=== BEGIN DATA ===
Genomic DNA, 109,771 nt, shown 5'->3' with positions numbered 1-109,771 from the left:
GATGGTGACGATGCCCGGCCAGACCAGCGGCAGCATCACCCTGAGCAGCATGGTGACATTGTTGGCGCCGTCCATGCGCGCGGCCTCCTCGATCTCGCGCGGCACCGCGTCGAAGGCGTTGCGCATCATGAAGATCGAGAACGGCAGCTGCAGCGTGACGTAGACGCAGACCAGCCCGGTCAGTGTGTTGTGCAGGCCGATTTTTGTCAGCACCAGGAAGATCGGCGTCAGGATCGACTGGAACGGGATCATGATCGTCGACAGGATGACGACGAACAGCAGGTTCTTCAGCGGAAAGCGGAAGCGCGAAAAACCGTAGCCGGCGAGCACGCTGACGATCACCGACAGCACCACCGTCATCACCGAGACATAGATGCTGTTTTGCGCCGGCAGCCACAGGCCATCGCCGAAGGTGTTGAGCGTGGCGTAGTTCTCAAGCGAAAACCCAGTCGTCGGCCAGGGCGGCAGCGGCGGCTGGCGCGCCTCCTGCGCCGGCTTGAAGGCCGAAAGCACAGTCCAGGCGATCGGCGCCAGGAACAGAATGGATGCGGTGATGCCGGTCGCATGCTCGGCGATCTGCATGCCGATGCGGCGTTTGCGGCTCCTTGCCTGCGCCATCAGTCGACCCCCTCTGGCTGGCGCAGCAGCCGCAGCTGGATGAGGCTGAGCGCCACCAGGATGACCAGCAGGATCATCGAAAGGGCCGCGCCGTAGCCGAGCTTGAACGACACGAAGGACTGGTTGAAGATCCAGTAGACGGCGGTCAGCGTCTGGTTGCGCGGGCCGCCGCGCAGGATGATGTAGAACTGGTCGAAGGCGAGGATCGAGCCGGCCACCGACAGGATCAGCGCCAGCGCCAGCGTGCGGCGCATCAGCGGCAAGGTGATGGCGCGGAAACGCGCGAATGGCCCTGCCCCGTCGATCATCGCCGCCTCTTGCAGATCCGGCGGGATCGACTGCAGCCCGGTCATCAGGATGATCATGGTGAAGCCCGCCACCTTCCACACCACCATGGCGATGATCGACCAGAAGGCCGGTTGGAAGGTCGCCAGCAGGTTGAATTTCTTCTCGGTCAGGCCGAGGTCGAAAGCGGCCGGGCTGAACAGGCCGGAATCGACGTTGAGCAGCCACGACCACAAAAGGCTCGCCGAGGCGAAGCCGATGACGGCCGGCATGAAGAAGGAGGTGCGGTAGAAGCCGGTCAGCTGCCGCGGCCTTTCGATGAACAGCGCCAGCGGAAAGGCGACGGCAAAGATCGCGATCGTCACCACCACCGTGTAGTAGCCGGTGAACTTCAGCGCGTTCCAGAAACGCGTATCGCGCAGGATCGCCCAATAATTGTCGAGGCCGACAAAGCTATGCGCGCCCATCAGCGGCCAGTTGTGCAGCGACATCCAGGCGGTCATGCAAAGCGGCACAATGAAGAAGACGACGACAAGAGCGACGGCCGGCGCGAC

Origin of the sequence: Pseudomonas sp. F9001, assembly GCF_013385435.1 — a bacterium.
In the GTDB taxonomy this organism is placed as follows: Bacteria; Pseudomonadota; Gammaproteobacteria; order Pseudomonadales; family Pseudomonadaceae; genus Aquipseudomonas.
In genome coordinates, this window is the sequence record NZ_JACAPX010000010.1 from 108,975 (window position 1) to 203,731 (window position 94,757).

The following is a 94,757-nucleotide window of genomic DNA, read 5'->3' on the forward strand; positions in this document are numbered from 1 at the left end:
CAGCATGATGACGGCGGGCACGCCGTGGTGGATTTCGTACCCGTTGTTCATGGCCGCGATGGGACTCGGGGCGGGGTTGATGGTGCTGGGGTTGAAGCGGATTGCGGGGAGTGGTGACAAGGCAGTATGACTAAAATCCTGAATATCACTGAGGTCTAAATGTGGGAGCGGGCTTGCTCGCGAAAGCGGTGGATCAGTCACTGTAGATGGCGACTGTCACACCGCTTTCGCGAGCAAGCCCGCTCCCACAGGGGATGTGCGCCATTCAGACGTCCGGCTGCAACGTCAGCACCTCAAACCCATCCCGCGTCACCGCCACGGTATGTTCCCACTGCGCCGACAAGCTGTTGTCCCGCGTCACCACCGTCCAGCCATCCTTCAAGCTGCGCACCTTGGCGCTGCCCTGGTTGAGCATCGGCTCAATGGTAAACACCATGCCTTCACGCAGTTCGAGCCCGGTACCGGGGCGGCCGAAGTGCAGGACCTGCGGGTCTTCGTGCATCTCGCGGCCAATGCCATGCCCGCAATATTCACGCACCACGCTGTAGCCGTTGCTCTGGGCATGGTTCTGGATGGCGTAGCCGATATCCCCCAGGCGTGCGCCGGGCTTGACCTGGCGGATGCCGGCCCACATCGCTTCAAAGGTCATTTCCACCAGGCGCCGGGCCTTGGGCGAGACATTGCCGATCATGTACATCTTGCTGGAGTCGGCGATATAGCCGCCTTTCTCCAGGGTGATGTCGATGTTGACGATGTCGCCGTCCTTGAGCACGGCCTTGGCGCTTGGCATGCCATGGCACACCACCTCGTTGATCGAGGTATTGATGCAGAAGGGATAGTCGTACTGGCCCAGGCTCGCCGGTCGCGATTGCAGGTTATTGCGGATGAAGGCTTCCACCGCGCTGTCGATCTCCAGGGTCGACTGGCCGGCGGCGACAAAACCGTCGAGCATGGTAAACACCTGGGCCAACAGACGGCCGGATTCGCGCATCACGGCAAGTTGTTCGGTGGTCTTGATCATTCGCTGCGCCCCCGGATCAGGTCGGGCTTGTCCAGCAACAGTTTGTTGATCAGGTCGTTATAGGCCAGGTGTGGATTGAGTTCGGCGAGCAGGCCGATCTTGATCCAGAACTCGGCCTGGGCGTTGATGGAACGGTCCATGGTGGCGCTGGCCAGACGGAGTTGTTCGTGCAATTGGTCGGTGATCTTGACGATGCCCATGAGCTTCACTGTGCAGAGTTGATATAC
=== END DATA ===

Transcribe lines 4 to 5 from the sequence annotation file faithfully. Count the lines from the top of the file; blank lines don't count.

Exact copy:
In the GTDB taxonomy this organism is placed as follows: Bacteria; Pseudomonadota; Gammaproteobacteria; order Pseudomonadales; family Pseudomonadaceae; genus Aquipseudomonas.
In genome coordinates, this window is the sequence record NZ_JACAPX010000010.1 from 108,975 (window position 1) to 203,731 (window position 94,757).